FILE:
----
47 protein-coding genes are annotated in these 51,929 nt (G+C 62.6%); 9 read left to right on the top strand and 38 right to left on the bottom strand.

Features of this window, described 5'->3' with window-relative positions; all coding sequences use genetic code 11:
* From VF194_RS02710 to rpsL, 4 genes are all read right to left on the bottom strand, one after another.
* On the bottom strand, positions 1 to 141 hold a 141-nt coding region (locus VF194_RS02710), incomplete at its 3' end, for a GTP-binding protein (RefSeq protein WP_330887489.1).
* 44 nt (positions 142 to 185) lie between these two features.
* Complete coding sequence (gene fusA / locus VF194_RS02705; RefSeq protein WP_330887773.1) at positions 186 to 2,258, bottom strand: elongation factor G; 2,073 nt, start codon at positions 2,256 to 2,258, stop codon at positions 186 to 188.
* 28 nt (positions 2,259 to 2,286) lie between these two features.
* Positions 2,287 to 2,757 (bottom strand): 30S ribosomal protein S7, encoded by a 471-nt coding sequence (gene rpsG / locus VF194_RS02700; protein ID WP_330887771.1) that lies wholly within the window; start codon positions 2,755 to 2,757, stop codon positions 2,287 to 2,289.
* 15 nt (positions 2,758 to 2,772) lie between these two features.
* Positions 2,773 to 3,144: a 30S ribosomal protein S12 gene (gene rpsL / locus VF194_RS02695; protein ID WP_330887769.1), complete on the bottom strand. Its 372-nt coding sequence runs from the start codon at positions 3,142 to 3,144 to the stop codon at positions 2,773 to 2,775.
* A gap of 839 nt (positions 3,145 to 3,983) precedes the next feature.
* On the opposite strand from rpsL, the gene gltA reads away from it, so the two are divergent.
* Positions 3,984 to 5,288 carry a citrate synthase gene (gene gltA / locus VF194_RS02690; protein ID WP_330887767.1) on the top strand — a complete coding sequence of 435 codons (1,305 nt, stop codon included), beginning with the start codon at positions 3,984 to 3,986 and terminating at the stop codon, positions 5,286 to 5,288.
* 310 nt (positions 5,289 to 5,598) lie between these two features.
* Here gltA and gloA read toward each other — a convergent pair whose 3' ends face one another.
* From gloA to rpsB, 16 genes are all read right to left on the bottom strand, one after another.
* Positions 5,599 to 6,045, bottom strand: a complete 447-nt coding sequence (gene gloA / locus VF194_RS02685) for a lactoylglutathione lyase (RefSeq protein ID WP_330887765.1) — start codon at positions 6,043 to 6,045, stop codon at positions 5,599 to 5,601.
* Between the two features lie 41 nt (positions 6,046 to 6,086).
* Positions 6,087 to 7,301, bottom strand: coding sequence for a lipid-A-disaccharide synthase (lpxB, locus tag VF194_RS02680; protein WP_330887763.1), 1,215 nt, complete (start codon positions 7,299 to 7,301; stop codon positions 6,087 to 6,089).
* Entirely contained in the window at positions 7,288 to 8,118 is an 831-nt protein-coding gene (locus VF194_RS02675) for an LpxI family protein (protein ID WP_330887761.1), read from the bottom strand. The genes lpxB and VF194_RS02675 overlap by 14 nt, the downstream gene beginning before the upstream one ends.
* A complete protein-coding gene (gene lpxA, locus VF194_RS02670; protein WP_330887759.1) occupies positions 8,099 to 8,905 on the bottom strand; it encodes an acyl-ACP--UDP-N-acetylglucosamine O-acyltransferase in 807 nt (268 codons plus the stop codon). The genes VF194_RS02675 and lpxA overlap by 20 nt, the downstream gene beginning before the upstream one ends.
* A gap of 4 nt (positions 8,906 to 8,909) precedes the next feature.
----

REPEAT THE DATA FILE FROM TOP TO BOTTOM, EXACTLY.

47 protein-coding genes are annotated in these 51,929 nt (G+C 62.6%); 9 read left to right on the top strand and 38 right to left on the bottom strand.

Features of this window, described 5'->3' with window-relative positions; all coding sequences use genetic code 11:
* From VF194_RS02710 to rpsL, 4 genes are all read right to left on the bottom strand, one after another.
* On the bottom strand, positions 1 to 141 hold a 141-nt coding region (locus VF194_RS02710), incomplete at its 3' end, for a GTP-binding protein (RefSeq protein WP_330887489.1).
* 44 nt (positions 142 to 185) lie between these two features.
* Complete coding sequence (gene fusA / locus VF194_RS02705; RefSeq protein WP_330887773.1) at positions 186 to 2,258, bottom strand: elongation factor G; 2,073 nt, start codon at positions 2,256 to 2,258, stop codon at positions 186 to 188.
* 28 nt (positions 2,259 to 2,286) lie between these two features.
* Positions 2,287 to 2,757 (bottom strand): 30S ribosomal protein S7, encoded by a 471-nt coding sequence (gene rpsG / locus VF194_RS02700; protein ID WP_330887771.1) that lies wholly within the window; start codon positions 2,755 to 2,757, stop codon positions 2,287 to 2,289.
* 15 nt (positions 2,758 to 2,772) lie between these two features.
* Positions 2,773 to 3,144: a 30S ribosomal protein S12 gene (gene rpsL / locus VF194_RS02695; protein ID WP_330887769.1), complete on the bottom strand. Its 372-nt coding sequence runs from the start codon at positions 3,142 to 3,144 to the stop codon at positions 2,773 to 2,775.
* A gap of 839 nt (positions 3,145 to 3,983) precedes the next feature.
* On the opposite strand from rpsL, the gene gltA reads away from it, so the two are divergent.
* Positions 3,984 to 5,288 carry a citrate synthase gene (gene gltA / locus VF194_RS02690; protein ID WP_330887767.1) on the top strand — a complete coding sequence of 435 codons (1,305 nt, stop codon included), beginning with the start codon at positions 3,984 to 3,986 and terminating at the stop codon, positions 5,286 to 5,288.
* 310 nt (positions 5,289 to 5,598) lie between these two features.
* Here gltA and gloA read toward each other — a convergent pair whose 3' ends face one another.
* From gloA to rpsB, 16 genes are all read right to left on the bottom strand, one after another.
* Positions 5,599 to 6,045, bottom strand: a complete 447-nt coding sequence (gene gloA / locus VF194_RS02685) for a lactoylglutathione lyase (RefSeq protein ID WP_330887765.1) — start codon at positions 6,043 to 6,045, stop codon at positions 5,599 to 5,601.
* Between the two features lie 41 nt (positions 6,046 to 6,086).
* Positions 6,087 to 7,301, bottom strand: coding sequence for a lipid-A-disaccharide synthase (lpxB, locus tag VF194_RS02680; protein WP_330887763.1), 1,215 nt, complete (start codon positions 7,299 to 7,301; stop codon positions 6,087 to 6,089).
* Entirely contained in the window at positions 7,288 to 8,118 is an 831-nt protein-coding gene (locus VF194_RS02675) for an LpxI family protein (protein ID WP_330887761.1), read from the bottom strand. The genes lpxB and VF194_RS02675 overlap by 14 nt, the downstream gene beginning before the upstream one ends.
* A complete protein-coding gene (gene lpxA, locus VF194_RS02670; protein WP_330887759.1) occupies positions 8,099 to 8,905 on the bottom strand; it encodes an acyl-ACP--UDP-N-acetylglucosamine O-acyltransferase in 807 nt (268 codons plus the stop codon). The genes VF194_RS02675 and lpxA overlap by 20 nt, the downstream gene beginning before the upstream one ends.
* A gap of 4 nt (positions 8,906 to 8,909) precedes the next feature.